4 Things to Know Aout Ciena

Ciena (NYSE: CIEN) may be a stock for growth-oriented investors to keep an eye on. The company makes optical networking equipment, along with software and services that help transmit vast amounts of voice, data, and video across networks.

Ciena shares had run up from a low of $15.62 last summer to $26.17, but pulled back after the company's most recent earnings report on March 8. In that report (for the first fiscal quarter in 2017), revenues were up 8.4% year over year (but down sequentially) to $621 million, and earnings per share were $0.26, missing analysts' estimates by $0.03.

Shares sold off initially, but two analysts -- Wells Fargo's Jess Lubert and Dougherty & Company's Catharine Trebnick -- immediately reiterated outperform ratings after the somewhat disappointing report. Moreover, management pointed the way toward continued growth across its portfolio. Let's dive in to some highlights.

Image source: Ciena.

1. It's taking market share

Ciena prides itself on having invested early in an open platform with a diverse portfolio -- allowing its networking, data center, and web customers to pick from a variety of products, and add, alter, or drop network elements as necessary, and in a seamless fashion. In the company's 2016 annual report, CEO Gary Smith wrote:

This bet appears to be paying off, as the company says it now has a leading position in many applications, such as data center interconnect, and multivendor network orchestration, which requires openness and flexibility. Basically, instead of locking its customers into a particular hardware regime, Ciena has invested in a diverse suite of technologies, and opened its technologies up to developers with its Emulation Cloud and DevOps Toolkit.

The results seem to be excellent -- at least relative to the industry. Ciena cited recognition as an industry leader in several segments in its annual report.

On the latest conference call, the company reiterated that it was growing faster than the market, and should continue to do so. The market, it forecast, is growing in the mid-single digits, so expect high-single-digit growth for Ciena.

This appears to be true, especially when you compare Ciena's results to those of competitor Infinera (NASDAQ: INFN). Infinera had a terrible year, and its most recent quarter showed year-over-year growth of negative 30%, a stark contrast from Ciena's 8.4% gain.

2. The debt picture is getting better

Ciena has been using its recent strength to take care of its balance sheet. The company reduced its convertible debt by $46 million in the quarter and its term loan by $93 million, though it still has a ways to go as it has $1.25 billion in debt and convertible notes.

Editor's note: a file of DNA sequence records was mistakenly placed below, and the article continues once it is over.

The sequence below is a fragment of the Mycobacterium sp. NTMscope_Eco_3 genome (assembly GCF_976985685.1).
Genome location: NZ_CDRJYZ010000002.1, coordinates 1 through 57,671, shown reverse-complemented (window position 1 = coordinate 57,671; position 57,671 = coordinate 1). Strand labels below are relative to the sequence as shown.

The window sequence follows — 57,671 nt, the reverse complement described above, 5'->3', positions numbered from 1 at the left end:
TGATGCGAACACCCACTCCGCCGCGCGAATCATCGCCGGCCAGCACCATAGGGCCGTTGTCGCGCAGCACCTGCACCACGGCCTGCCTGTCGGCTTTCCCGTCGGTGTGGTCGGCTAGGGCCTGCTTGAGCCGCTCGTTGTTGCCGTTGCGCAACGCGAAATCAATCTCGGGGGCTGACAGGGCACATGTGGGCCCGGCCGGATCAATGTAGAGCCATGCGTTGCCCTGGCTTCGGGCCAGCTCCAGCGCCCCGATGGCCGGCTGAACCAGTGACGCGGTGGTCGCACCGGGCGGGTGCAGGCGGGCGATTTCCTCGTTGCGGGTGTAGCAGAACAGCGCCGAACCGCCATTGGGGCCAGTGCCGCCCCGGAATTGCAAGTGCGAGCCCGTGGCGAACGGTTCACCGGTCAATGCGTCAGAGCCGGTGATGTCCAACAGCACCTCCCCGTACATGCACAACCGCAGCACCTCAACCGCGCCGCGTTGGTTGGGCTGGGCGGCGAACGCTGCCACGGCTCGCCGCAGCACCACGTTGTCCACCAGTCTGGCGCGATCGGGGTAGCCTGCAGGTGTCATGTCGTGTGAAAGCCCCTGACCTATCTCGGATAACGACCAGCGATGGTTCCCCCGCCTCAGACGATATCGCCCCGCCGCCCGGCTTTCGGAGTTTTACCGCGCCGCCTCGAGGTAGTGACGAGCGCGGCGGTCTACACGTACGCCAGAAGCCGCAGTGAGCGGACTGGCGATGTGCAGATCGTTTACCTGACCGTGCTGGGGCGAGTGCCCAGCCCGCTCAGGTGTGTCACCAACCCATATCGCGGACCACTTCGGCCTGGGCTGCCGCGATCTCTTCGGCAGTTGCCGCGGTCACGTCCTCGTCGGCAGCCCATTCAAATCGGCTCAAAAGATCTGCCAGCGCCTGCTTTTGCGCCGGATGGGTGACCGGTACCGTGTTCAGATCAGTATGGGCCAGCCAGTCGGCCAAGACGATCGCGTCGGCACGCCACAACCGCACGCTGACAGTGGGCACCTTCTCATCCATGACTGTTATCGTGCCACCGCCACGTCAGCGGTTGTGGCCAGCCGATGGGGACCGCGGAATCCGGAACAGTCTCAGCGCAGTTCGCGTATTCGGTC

The company is not necessarily in any danger here -- cash and short-term and long-term investments topped $1 billion, so Ciena should have plenty of cash to pay off the $185 million that comes due in June 2017. Still, the company's ratio of EBIT (earnings before interest and taxes) to interest expense in 2016 was only roughly 3, so interest expense is taking up a good chunk of potential earnings. Telecom equipment is not the most stable business, so debt reduction could go a long way in de-risking the company.

3. India is a big growth driver

The company grew its Asia-Pacific revenues nearly 60% year over year in the most recent quarter, despite not being in China. Its main growth driver in the Asia-Pacific region is India. As Smith explained on the call, there is a very large build for 4G capability going on in India right now, and Ciena is reaping the gains of seeds it's been sowing in the region for years (transcript via Seeking Alpha):

The Asia Pacific region accounted for about 14% of revenue in the most recent quarter.

4. It's losing a leader

While Ciena has performed very well in a cyclical, competitive market, it is about to lose a key executive. Francois Locoh-Donou has been with Ciena for almost 20 years, and is currently the company's chief operating officer. However, this year he will take over the reins as CEO of F5 Networks (NASDAQ: FFIV). Smith assured investors on the call that a succession plan was underway and the company has a very deep bench. Nevertheless, someone with the skills to be a CEO will surely be missed, so investors must watch how the company executes going forward.

It appears as though Ciena is performing strongly in the market for optical networking gear. Nevertheless, it is losing its COO, and remains subject to the investment cycles of large telcos. AT&T and Verizon make up more than 27% of the company's revenue, so any further slowdown with those clients could be reason for caution. The company currently trades at 39 times earnings, though only 11 times forward estimates, so continued strong growth and increasing margins are built into the current price. Still, those who believe in a renewed cycle for optical networking spend may wish to give Ciena a look.

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Billy Duberstein owns shares of AT and T. The Motley Fool owns shares of and recommends Infinera and Verizon Communications. The Motley Fool has a disclosure policy.